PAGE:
We may be on the final day, but Meraki hasn’t had its final say. It’s not even midday yet, but Jacket, a singer-songwriter who lives just down the road, is drawing people out of their tents. Jacket is the producer behind Hope and Seb Wesson’s huge tunes, but makes a big claim as an artist in his own right with this strong set. The haystacks have an increasing number of people sat on them, as Jacket’s songs, such as Identity, and Rut, draw more and more people in.
Some people are saying that rock and roll is dying. Not if legendary rocker, Don Airey, of Deep Purple, has anything to say about it. Don Airey and Friends have mostly been pieced together at a two days' notice, but we only know that because Don tells us. The virtuosic guitar and keyboard shredding is quite outrageous; and this is as close as Meraki gets to a mosh pit, with a number of people jumping around with great abandon.
They don’t simply like cricket; they love it. We knew this already, but can 10cc provide the end to the weekend that Meraki 2018 richly deserves? A significant crowd piles in to see their art-rock heroes. What follows is a stunning collage of light, sound, and musicianship. 10cc may be known best for some of their more humorous numbers, meaning that one can often forget just how incredible they are as musicians. Their Meraki performance serves as a timely reminder of that. The harmonies are outrageous, the instrumentation on point - they even move in sync. 10cc are not here just to serve up the hits, they’re here to put on a show.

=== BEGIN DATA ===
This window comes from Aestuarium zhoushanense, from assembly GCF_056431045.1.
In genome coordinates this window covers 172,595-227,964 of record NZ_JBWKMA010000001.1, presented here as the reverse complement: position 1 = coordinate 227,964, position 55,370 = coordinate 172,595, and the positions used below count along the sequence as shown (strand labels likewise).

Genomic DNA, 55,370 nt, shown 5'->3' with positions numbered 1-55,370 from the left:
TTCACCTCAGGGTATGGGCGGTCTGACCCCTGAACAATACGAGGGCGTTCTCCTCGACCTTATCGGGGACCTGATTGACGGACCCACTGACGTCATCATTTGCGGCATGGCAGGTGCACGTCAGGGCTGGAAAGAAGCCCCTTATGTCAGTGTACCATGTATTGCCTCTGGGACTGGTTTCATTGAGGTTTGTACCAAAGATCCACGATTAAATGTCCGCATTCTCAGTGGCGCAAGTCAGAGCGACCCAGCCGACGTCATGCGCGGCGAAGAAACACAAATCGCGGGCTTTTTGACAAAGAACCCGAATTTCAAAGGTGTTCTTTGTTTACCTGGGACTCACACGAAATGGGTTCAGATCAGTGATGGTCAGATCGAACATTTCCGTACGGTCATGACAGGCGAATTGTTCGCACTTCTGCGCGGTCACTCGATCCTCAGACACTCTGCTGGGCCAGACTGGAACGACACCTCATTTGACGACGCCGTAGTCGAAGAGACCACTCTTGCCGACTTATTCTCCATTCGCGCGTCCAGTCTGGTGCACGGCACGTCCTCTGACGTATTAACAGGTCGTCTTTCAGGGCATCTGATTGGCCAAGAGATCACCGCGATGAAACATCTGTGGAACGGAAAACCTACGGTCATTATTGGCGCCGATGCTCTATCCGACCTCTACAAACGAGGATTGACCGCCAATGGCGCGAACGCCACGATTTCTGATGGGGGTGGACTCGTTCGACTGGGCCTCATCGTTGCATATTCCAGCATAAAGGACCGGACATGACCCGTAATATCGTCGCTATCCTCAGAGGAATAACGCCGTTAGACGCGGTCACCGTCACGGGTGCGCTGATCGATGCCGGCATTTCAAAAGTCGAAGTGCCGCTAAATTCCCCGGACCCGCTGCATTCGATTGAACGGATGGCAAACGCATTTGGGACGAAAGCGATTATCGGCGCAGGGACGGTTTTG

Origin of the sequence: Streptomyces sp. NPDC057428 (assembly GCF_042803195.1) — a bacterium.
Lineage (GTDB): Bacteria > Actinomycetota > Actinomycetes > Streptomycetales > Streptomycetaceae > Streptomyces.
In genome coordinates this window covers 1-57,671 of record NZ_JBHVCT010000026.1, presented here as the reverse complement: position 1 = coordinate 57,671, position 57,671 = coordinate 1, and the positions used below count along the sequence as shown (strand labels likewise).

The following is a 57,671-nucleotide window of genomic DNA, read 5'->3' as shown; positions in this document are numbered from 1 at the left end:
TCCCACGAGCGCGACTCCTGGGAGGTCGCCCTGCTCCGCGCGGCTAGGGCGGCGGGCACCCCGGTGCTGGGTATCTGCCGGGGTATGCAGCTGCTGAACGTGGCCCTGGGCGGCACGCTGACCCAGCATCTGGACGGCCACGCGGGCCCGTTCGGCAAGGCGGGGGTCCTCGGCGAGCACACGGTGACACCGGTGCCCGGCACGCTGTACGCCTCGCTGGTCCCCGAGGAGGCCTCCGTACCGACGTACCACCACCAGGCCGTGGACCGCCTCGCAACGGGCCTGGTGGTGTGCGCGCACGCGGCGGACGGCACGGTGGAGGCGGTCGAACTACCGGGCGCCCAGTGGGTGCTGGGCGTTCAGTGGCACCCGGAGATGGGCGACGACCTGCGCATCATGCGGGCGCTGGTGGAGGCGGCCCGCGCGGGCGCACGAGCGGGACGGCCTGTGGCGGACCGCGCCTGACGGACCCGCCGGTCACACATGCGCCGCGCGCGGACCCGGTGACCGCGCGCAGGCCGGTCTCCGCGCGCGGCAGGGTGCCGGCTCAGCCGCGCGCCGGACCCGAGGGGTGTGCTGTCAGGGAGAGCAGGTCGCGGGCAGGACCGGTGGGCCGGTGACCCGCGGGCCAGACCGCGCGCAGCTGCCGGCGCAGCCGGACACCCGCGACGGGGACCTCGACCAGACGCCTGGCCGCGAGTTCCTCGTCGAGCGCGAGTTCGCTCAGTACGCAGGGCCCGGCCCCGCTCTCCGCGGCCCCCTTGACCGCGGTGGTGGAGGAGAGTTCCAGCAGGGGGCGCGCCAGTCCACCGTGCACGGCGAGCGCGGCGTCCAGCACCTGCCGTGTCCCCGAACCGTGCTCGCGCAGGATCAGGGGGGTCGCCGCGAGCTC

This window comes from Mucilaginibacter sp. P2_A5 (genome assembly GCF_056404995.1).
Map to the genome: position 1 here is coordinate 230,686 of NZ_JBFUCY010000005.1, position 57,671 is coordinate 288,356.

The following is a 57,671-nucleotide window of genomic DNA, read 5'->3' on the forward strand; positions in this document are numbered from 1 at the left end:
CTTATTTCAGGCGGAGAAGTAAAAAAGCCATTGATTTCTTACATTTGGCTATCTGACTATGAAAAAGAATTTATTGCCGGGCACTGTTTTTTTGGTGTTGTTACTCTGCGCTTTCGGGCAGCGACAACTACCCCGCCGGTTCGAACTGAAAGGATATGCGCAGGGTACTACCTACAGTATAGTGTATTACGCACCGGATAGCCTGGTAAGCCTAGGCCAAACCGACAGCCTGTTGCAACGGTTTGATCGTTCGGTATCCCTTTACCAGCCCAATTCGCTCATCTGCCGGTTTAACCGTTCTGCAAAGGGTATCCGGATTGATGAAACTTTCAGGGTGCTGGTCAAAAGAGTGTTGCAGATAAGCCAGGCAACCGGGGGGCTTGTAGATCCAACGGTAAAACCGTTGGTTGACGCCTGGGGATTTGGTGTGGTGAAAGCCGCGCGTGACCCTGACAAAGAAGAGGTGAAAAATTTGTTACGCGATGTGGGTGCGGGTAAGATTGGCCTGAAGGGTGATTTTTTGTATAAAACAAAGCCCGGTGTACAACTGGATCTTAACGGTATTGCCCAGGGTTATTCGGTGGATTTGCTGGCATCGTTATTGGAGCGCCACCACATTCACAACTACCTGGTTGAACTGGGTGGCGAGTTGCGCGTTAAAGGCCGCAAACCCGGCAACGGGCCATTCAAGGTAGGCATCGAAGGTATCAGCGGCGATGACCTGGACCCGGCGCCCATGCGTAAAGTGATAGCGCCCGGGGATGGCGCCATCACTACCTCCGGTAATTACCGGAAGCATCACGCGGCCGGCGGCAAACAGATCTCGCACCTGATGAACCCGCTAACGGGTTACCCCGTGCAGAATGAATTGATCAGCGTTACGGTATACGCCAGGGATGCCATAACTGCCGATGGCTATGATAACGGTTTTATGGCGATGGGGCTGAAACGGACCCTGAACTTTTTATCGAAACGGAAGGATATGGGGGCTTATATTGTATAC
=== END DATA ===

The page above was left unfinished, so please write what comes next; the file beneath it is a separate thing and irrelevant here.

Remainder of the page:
I’m Not In Love is an unforgettable highlight, and Life Is A Minestrone also draws roars of approval. Dreadlock Holiday is a ready-made festival anthem of epic proportions, and the only bittersweetness comes from the band leaving the stage when they finish the song. Not to worry, they’re quickly back for a brilliantly unconventional encore; Donna is performed A cappella, before Rubber Bullets is brought out in full rock glory.
And that’s that — all good things must come to an end, even those infused with magic. With the progression this festival is already showing, it’s very exciting to imagine where Meraki might be in five years time. Get yourself to the next one, so that you can say you were there before it inevitably explodes.
Review by Adam Protz